Two Palestines: Risk of a West Bank First Policy

FRI, JUL 13, 2007 (1:35:58)

A panel discusses the collapse of the Palestinian National Unity Government (NUG), following the takeover of Gaza by Hamas, which left the Palestinian territories in crisis.

The United States and larger international community are contemplating a "West Bank First" strategy to bolster the position of President Abbas' Fatah party and the emergency government he assembled in the West Bank, which does not include any Hamas members. While some view this as a promising step forward in order to isolate Hamas, others warn that the strategy will further polarize the Palestinian people and result in greater violence in the future, undermining the confidence the Palestinian people have in a democratic process.

+ BIO: David Carroll

Dr. Carroll leads the Center's initiative on developing standards and best practices in international election observation, and has managed or participated in more than 20 Carter Center projects to strengthen democracy and electoral processes. Carroll joined The Carter Center in 1991 as assistant director of the Latin American and Caribbean Program, and since 2003 has directed the Democracy Program. He received his PhD in International Relations from the University of South Carolina, has published articles and book chapters on development and democratization, and has taught at Georgia State University and the University of the South.

+ BIO: Daniel Levy

Daniel Levy is a senior fellow and director of the Prospects for Peace Initiative at The Century Foundation and a Senior Fellow and director of the Middle East Initiative at the New America Foundation. During the Barak Government, he worked in the Prime Minister's Office as special adviser and head of the Jerusalem Affairs unit under Minister Haim Ramon. He also worked as senior policy adviser to former Israeli Minister of Justice, Yossi Beilin. He was a member of the official Israeli delegation to the Taba negotiations with the Palestinians in January 2001, and previously served on the negotiating team to the Oslo B Agreement from May to September 1995, under Prime Minister Rabin.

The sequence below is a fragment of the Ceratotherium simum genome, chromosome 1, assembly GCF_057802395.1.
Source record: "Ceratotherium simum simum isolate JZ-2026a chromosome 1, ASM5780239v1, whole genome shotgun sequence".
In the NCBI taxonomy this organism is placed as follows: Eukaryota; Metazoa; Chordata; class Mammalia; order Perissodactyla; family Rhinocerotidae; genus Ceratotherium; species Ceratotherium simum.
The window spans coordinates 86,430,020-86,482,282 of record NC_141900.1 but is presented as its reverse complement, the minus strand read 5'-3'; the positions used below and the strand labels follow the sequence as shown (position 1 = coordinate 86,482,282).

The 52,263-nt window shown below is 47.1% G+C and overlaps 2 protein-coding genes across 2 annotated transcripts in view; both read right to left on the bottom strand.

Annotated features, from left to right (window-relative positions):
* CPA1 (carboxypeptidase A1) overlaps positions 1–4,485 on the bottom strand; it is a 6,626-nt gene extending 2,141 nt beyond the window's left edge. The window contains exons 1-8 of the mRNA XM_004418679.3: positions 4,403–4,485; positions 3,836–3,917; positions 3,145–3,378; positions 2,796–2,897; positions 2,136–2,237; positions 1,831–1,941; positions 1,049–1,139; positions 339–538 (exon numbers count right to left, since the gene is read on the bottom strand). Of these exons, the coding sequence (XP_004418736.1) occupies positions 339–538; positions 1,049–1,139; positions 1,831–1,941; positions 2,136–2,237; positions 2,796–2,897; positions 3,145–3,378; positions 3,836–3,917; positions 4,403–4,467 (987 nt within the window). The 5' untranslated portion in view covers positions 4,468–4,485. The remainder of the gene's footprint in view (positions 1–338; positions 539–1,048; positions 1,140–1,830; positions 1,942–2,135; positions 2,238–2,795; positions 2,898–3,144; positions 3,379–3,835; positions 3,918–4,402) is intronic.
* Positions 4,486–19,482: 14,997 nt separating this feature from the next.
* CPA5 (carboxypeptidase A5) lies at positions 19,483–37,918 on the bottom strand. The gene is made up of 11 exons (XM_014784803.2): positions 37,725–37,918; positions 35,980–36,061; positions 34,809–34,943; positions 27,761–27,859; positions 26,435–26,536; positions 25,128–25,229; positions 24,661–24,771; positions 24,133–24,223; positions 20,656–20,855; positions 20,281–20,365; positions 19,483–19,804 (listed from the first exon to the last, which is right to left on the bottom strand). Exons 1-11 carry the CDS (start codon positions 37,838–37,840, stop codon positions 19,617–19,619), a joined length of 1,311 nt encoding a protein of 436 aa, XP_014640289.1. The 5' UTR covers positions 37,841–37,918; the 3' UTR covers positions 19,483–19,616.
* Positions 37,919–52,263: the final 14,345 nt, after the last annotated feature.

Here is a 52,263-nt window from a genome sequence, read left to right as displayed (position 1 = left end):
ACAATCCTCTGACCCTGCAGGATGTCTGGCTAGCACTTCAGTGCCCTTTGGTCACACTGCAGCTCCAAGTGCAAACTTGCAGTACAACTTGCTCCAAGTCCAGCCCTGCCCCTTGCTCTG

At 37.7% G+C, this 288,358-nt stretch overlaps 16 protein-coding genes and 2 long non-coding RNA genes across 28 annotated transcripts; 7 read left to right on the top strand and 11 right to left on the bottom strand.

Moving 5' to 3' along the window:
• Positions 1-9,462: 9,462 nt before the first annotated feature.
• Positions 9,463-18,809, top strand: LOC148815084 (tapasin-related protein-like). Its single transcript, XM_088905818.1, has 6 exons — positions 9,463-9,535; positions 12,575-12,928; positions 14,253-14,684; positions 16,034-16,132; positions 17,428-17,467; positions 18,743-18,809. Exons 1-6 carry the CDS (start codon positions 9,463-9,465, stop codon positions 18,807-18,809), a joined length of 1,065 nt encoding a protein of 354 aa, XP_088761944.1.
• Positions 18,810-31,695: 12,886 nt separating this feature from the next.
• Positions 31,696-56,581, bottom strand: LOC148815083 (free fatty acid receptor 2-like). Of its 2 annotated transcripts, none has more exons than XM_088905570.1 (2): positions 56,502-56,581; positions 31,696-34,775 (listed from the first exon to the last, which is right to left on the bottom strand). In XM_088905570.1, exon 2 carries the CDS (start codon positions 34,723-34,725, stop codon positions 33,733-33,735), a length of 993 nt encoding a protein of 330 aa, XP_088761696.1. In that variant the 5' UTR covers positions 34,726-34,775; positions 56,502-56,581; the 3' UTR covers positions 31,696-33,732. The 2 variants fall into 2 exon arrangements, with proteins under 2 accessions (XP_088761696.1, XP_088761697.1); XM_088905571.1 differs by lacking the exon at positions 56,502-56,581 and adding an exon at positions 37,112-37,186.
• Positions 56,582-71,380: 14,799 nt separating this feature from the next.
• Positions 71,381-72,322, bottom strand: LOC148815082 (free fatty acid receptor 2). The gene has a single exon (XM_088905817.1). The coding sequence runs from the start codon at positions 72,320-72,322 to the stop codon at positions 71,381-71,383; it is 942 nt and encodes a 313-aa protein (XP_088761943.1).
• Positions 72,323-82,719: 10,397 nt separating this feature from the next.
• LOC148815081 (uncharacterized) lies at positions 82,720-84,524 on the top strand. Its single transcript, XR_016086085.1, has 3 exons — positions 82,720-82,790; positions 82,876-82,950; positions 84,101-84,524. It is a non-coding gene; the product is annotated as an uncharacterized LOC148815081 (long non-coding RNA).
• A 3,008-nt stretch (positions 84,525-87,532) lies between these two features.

In 2003, he worked as an analyst for the International Crisis Group Middle East Program. Daniel was the lead Israeli drafter of the Geneva Initiative and prior to joining The Century Foundation and New America Foundation was directing policy planning and international relations at the Geneva Campaign Headquarters in Tel Aviv.

Levy received a Bachelors and Masters with Honors from Kings College, Cambridge; he was awarded prizes in Social and Political Science and was Scholar of the College. He served as World Chairman of the World Union of Jewish Students in Jerusalem from 1991 to 1994 and as Projects Director for the Economic Co-operation Foundation, a policy planning think-tank in Tel Aviv.

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